watery droppings. The livers of affected chickens were friable, swollen and en- larged associated with scattered petechial haemorrhages and multifocal to wide- spread discoloration of gray-white to yel- lowish necrotic areas (Fig. 1).

    Histopathologically, subcapsular hae- morrhages and widespread disruption of hepatic architecture as multifocal to coa- lescing necrosis of hepatocytes with vari- able degrees of pyknosis and karyorrhexis were seen. Cell swelling and mild to mo- derate fatty changes were observed in the hepatocytes adjacent to necrotic foci. Also, large basophilic intranuclear inclu- sion bodies completely filling enlarged nuclei were diagnosed in some of the hepatocytes (Fig. 2). With lesser occur- rence, basophilic intranuclear inclusion bodies with clear halos were found in the hepatocytes. On the basis of histopa- thological characteristics, inclusion body hepatitis was diagnosed.

    The liver is the primary organ affected and the histopathological technique easily confirms the disease by the presence of

    intranuclear inclusion bodies in hepato- cytes. The main pathological findings of the present study are coincident with those previously described (Sandhu et al., 1994; Pilkington et al., 1997; Gaba et al., 2010; Hosseini & Morshed, 2012; Rahimi & Siavosh Haghighi, 2015). In this study, histopathological lesions of the liver did not reveal eosinophilic intranuclear inclu- sion bodies described by some authors (Sileo et al., 1983; Coussement et al., 1984; Riddell, 1984; Pass, 1987; Goryo et al., 1988; Schelling et al., 1989; Rahimi & Siavosh Haghighi, 2015) in cases of adenovirus IBH. Ramis et al. (1992) have reported an epizootic outbreak of inclu- sion body hepatitis in eclectus parrots (Eclectus roratus) in Spain.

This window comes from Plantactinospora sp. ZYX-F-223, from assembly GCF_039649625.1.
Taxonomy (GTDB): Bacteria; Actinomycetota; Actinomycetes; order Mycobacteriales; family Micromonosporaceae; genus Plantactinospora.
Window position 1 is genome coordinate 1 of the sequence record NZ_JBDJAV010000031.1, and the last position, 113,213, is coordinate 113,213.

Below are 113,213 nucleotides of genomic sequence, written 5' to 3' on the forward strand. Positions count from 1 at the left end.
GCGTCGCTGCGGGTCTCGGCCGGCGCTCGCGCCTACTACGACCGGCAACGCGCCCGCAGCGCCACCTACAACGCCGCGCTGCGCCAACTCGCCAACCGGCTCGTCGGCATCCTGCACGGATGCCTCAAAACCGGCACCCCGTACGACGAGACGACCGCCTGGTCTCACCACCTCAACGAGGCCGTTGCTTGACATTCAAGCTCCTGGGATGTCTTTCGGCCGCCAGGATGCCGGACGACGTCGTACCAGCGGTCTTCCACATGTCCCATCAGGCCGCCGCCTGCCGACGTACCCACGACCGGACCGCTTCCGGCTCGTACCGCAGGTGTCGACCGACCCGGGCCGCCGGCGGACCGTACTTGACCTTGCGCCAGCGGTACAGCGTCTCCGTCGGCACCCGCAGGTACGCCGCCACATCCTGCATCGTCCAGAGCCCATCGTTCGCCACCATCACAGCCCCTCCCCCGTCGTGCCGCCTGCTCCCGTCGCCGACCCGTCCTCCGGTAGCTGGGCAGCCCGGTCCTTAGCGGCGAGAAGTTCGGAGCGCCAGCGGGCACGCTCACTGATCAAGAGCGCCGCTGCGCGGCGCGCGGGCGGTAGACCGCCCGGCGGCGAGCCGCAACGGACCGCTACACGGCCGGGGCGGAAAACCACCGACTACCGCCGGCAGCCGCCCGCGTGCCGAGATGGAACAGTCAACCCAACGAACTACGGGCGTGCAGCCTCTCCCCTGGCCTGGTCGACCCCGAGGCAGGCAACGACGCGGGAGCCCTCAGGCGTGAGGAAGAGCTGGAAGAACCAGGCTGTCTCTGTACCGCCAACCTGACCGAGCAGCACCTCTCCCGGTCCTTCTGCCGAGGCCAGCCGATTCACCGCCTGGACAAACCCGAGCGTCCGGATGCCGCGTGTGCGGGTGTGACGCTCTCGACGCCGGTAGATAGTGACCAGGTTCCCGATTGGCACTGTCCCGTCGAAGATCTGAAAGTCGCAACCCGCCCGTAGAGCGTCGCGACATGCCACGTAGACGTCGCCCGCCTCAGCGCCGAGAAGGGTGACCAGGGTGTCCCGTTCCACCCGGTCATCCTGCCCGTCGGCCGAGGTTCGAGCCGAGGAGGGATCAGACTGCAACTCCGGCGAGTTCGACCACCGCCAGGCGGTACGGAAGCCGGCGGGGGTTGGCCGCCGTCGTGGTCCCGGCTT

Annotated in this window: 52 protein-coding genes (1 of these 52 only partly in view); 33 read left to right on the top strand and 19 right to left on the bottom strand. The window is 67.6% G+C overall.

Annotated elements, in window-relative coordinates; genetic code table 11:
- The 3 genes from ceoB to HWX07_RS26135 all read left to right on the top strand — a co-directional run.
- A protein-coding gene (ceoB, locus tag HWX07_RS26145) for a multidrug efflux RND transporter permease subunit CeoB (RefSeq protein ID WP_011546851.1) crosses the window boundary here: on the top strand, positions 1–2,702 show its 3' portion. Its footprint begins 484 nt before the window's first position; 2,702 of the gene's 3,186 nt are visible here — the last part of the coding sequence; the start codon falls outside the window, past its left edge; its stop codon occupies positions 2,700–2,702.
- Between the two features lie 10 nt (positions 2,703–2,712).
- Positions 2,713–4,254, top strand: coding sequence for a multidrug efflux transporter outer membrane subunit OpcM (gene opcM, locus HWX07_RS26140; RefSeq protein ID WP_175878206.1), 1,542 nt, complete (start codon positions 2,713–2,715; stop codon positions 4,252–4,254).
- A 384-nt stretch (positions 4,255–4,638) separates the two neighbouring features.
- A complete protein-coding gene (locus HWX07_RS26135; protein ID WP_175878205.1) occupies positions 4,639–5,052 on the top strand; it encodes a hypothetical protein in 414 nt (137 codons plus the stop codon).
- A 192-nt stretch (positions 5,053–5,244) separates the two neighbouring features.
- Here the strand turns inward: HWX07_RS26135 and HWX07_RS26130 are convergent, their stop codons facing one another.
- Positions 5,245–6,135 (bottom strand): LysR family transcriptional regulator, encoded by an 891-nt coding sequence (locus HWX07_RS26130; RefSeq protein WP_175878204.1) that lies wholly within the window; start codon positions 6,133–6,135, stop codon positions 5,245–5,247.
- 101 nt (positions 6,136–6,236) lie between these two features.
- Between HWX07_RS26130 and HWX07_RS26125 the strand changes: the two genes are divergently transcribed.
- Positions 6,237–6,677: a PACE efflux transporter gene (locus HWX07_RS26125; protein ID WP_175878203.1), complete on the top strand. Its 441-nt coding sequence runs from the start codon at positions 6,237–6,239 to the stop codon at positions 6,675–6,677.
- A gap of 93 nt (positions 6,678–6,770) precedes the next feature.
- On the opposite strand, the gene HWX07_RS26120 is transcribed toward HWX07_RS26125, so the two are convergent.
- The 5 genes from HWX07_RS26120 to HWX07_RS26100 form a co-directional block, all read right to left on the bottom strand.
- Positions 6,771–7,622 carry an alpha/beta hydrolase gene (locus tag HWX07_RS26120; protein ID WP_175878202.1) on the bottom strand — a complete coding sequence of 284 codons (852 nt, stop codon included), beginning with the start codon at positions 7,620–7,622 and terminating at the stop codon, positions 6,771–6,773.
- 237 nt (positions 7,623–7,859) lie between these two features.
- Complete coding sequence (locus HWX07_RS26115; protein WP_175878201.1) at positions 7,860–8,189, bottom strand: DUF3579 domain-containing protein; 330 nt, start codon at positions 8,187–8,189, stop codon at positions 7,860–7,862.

An immunocompromised state could be induced by certain viral diseases, stress and poor environmental conditions, which can lead to an increase of the pathogeni- city of adenoviral infection. In usual out- breaks, the common causes of immuno- suppression in broiler chickens are sub- clinical infectious bursal disease and

    Fig. 1. Enlarged liver with multifocal discoloration of gray-white

    to yellowish necrotic foci (arrows).

  • Clinicopathological characteristics of acute inclusion body hepatitis outbreak in broiler chickens ...

    BJVM, 19, No 2 166

    Marek disease at an early age (Hoerr, 1996). Zadravek et al. (2011) have repor- ted an outbreak of inclusion body hepatitis with 2.2% mortality rates in a broiler flock of 12,000 birds in Slovenia. The causative agent was identified as fowl adenovirus type 8b and infectious bursal disease virus and infectious bronchitis virus were identified in the flock as well. Mettingfo et al. (2014) have reported in- clusion body hepatitis/hydropericardium syndrome (IBH/HPS) outbreak due to fowl adenovirus group 1 in Brazilian broiler flocks.

    Some fowl adenoviruses have been de- scribed as inducing immunosuppression in chickens without any other predisposing factors. For instance, Schonewille et al. (2008) demonstrated by experimental in- fection that fowl adenovirus-4 caused a depletion of B and T lymphocytes in lym- phoid organs in SPF chickens. Some stud- ies in Canada supported the hypothesis that IBH in broilers is a p